Security experts have issued an alert to vessels sailing in waters between Trinidad and Tobago and Grenada, as the last 10 days have seen two incidents of piracy against sailing vessels north of Trinidad. Both incidents took place in daylight and involved local (assumed Venezuelan) 18-20 ft boats with powerful outboard engines (120-130 HP). Each craft had 5 or 6 pirates aboard, several armed with assault rifles and each craft carried a spare powerful outboard and additional fuel in barrels. In each case the sailing vessel was boarded and the boat ransacked for valuables. Stolen items included cash, passports, boat papers. Fortunately, there were no injuries or loss of life.



4. Resting Place of El Faro Revealed

The first images showing doomed cargo ship "El Faro" resting 15,000ft beneath the sea off the coast of Crooked Island in the Bahamas have emerged three months after it lost power and sank during hurricane Joaquin, killing all 33 people on board. Pictures taken by search parties from the National Transportation Safety Board show the navigation bridge – which detached from the main vessel – sitting on the ocean floor with its windows smashed in. Elsewhere, the battered stern of the ship lies on the seabed, the metal sheeting which previously carried the vessel’s name so badly bent out of shape that several letters are no longer visible.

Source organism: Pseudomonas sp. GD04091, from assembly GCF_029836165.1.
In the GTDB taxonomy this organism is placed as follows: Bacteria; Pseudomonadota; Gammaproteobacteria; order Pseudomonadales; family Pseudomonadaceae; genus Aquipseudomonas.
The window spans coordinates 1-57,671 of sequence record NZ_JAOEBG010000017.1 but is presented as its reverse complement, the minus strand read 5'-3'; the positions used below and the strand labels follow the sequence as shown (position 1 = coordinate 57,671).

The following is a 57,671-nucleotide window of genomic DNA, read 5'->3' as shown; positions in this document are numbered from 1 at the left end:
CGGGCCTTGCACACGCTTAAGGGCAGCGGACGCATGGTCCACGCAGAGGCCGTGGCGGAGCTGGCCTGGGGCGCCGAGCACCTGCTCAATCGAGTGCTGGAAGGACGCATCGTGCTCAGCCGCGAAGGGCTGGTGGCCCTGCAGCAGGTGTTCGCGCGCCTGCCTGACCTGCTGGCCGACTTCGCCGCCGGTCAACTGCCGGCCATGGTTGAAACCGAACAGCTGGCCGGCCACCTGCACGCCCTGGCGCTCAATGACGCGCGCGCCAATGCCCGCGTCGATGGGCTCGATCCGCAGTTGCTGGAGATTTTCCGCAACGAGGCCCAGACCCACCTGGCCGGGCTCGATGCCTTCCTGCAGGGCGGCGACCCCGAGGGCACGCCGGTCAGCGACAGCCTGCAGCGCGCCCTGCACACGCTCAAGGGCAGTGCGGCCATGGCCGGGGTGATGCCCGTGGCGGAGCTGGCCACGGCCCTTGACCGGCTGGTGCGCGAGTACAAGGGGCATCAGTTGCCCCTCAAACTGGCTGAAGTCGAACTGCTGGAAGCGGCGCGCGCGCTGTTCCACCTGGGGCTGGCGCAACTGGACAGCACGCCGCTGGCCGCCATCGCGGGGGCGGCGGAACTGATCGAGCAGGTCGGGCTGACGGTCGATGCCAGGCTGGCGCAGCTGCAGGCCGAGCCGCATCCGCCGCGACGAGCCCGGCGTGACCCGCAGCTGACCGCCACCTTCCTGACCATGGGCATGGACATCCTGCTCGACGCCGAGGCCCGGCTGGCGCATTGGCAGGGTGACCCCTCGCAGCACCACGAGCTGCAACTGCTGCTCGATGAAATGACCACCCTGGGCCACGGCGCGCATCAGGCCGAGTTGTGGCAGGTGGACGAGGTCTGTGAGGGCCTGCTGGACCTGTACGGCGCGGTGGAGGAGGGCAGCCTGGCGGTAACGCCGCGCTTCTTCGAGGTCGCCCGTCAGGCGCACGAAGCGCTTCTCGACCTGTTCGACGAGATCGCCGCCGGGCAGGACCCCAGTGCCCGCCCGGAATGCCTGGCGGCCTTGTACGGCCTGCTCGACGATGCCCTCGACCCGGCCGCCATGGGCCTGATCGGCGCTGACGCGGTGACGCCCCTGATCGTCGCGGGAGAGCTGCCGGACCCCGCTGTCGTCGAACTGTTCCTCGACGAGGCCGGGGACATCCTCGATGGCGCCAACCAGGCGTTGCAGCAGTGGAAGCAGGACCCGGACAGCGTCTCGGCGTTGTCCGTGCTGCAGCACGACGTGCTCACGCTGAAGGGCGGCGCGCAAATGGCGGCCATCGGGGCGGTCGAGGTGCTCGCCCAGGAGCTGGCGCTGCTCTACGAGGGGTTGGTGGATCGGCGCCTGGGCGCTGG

5. Carnival Targets Asian Markets

Carnival Corporation has signed an agreement with Italian shipbuilder Fincantieri to build four new cruise ships with final contracts expected to be executed in 2016.  Two of the four new ships will be built for Costa Asia for deployment in China, and one will be built each for P&O Cruises Australia and Princess Cruises. With the new agreement, Carnival Corporation has 17 new ships scheduled to be delivered between 2016 and 2020. The four new ships will be built by one of the world’s largest cruise ship building companies, Fincantieri, at the company’s shipyards in Monfalcone and Marghera, Italy, with deliveries expected in 2019 and 2020.